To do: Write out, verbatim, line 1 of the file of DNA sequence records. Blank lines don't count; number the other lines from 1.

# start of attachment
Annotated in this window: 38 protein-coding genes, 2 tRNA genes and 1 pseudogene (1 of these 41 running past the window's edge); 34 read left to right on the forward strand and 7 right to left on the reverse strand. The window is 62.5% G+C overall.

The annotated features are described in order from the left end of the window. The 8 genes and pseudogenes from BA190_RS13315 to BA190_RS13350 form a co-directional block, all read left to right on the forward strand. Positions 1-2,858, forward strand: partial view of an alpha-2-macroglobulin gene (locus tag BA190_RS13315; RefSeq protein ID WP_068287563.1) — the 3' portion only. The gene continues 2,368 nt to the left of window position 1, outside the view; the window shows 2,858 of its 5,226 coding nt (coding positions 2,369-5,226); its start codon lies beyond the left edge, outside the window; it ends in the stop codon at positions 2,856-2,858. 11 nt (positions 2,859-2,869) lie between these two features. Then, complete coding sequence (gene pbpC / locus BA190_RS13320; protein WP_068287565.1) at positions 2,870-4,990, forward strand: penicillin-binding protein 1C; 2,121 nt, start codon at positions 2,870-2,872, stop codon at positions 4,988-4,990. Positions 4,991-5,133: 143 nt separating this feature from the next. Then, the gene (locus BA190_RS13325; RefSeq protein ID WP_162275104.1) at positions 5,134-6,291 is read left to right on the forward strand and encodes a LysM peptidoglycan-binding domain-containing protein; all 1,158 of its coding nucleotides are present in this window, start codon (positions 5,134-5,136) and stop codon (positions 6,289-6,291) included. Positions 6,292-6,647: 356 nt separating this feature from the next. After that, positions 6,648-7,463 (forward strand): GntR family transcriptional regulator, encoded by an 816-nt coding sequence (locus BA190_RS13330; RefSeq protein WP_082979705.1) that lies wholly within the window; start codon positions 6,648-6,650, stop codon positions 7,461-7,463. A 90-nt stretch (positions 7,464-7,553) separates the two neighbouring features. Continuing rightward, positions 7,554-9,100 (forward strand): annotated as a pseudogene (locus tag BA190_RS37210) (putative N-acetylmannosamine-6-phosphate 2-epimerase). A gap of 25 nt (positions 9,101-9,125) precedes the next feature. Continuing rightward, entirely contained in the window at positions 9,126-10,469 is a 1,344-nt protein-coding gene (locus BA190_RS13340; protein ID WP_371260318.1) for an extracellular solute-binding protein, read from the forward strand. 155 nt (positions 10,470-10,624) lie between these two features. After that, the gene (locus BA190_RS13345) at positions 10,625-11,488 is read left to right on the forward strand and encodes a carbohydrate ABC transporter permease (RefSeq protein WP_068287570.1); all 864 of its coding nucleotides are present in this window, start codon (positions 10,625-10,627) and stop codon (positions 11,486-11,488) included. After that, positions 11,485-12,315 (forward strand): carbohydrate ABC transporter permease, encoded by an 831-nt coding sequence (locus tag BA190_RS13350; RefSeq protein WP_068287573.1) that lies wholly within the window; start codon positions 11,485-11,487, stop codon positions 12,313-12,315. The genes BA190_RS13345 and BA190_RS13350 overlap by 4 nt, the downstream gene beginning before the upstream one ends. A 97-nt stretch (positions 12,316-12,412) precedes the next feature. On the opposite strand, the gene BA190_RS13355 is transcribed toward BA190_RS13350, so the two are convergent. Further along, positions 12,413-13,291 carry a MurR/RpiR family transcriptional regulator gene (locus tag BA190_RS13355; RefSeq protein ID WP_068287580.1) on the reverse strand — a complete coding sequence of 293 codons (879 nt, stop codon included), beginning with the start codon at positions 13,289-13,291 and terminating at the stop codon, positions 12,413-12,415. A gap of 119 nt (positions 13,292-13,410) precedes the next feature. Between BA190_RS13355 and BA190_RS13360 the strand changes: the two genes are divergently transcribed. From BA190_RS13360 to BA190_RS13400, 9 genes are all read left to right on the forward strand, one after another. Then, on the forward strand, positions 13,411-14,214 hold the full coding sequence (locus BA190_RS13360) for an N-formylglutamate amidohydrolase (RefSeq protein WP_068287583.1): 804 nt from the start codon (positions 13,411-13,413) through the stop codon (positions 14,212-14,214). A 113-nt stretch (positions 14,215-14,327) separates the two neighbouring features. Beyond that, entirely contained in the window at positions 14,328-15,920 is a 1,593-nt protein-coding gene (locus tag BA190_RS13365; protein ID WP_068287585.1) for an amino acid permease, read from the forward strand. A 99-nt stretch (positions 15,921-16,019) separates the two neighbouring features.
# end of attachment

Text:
Annotated in this window: 38 protein-coding genes, 2 tRNA genes and 1 pseudogene (1 of these 41 running past the window's edge); 34 read left to right on the forward strand and 7 right to left on the reverse strand. The window is 62.5% G+C overall.